After the join and selecting only the relevant columns, we have to define the Aggregate function of the measures. We often use sum. In our case, there is no point in aggregating alcohol consumption in countries so I mostly use Avg:

Now I have a new data source, named United Alcohol. Lets have fun.

Can you guess what region consumes the largest amount of alcohol? Europe of course, when Eastern Europe is on your side you will always win this "game". Not surprisingly, the Eastern Mediterranean countries (that are mostly Muslims) consume very little alcohol. (The number are amount of pure alcohol per person a year).   

If you wanted to know what is the most popular alcoholic type of drink around the world, we have the answer:

Looking at maps of Total Alcohol Consumption, 2 types of Alcohol prices, % of Alcohol dependence and Alcohol attributable fractions, all causes deaths (%) shows me few interesting things:
1. The situation in Eastern Europe is scary.
2. Norway alcohol prices are very high, but it didn't help them with Alcohol dependence and slightly with it's consumption comparing to other Scandinavian countries.

So lets see whats going on in Europe.

Here is a chart of Total Alcohol Consumption vs. Alcohol dependency in European Countries with Polynomial Trend Line.

When I check for Outliers,  I'm not really surprised:

Belarus, Russia and Hungary on one side and Tajikistan, Turkey and Azerbaijan on the other. Other Outlier model include Israel as well (the regions are not geographical).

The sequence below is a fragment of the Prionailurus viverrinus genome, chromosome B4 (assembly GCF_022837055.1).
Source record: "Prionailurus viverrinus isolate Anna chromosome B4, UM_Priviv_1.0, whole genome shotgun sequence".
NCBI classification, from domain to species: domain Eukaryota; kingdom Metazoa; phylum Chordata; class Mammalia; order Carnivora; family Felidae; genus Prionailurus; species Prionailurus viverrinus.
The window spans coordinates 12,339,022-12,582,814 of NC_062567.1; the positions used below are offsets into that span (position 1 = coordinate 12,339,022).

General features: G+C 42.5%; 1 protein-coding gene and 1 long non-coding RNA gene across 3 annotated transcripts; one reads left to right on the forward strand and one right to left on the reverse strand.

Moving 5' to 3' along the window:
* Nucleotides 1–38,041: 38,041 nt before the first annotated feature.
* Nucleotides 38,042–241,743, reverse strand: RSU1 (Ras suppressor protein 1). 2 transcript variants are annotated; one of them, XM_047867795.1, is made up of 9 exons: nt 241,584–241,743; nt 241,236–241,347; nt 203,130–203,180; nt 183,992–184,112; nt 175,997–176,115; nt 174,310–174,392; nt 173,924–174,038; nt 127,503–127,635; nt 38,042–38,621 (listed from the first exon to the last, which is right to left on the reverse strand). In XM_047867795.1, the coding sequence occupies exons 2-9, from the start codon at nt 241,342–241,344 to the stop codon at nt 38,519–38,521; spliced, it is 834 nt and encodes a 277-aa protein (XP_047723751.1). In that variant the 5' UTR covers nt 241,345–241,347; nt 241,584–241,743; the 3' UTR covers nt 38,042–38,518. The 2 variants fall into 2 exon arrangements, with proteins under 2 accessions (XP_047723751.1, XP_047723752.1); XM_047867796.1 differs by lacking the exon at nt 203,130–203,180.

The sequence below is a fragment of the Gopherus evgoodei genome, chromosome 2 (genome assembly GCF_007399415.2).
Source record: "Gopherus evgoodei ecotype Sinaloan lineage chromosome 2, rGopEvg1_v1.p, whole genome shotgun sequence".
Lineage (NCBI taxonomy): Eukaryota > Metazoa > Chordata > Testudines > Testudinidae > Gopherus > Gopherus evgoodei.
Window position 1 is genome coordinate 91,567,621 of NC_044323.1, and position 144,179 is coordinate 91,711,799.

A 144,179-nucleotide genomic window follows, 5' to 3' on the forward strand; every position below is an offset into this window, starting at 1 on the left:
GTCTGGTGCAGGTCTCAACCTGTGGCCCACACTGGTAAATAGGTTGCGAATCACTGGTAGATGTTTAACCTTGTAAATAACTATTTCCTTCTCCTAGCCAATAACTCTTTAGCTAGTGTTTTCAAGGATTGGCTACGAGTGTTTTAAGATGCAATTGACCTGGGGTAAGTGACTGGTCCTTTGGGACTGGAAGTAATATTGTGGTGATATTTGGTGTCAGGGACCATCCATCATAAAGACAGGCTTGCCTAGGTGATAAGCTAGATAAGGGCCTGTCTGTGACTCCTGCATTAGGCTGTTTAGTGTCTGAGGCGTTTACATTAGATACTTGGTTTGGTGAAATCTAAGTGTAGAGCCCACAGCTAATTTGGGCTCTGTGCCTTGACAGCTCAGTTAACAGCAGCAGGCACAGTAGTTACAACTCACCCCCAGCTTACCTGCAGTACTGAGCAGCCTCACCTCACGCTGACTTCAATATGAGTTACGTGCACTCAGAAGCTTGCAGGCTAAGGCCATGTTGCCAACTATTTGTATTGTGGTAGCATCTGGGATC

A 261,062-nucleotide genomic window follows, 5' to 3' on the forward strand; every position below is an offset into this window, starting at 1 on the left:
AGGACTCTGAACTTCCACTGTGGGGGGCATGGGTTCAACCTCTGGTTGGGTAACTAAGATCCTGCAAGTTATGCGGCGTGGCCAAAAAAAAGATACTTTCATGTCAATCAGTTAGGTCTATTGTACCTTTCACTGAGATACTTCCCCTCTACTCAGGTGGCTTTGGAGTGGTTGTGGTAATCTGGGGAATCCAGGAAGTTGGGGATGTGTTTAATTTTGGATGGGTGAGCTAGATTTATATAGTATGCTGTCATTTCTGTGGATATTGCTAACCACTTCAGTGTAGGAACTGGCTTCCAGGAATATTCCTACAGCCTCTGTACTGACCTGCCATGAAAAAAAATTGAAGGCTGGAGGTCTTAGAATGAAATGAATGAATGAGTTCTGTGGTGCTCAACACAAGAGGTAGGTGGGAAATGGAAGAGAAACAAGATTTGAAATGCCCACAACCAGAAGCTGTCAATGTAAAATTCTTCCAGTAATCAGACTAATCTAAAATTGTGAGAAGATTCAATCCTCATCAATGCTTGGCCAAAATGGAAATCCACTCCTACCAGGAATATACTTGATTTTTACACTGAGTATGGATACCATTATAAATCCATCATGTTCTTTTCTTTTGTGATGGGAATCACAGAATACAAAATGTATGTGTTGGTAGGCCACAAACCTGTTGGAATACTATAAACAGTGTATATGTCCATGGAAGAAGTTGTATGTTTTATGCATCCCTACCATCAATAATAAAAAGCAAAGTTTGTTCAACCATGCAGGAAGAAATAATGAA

Last thing I will do with Europe, is to set the size of the bubble to show the percent of deaths attributable to Alcohol. The strange thing I see, is that the high percent of deaths attributable to Alcohol is not directly connected to consumption. It seems that the geography is the main factor. If you are from ex-USSR republic, you have high chance to die with something related to alcohol. Belarus is leading with 34.7%! Hungary that is the same cluster of Alcoholism and Consumption, reports 6.7%, by far less then Ukraine, Latvia, Lithuania, Moldova, Estonia...

Lets see it on the map:

It's not directly related to Consumption of Alcohol:

The part that really surprised me was when I split the percent of deaths attributable to Alcohol by gender. In countries where the percentage  is highest more Woman than Men death is  attributable to Alcohol!


I could continue on and on, but lets stop here. Wish you a happy new year and "С новым годом" if you prefer Russian. Lets finish with this Merry Christmas video using Oracle Data Visualization: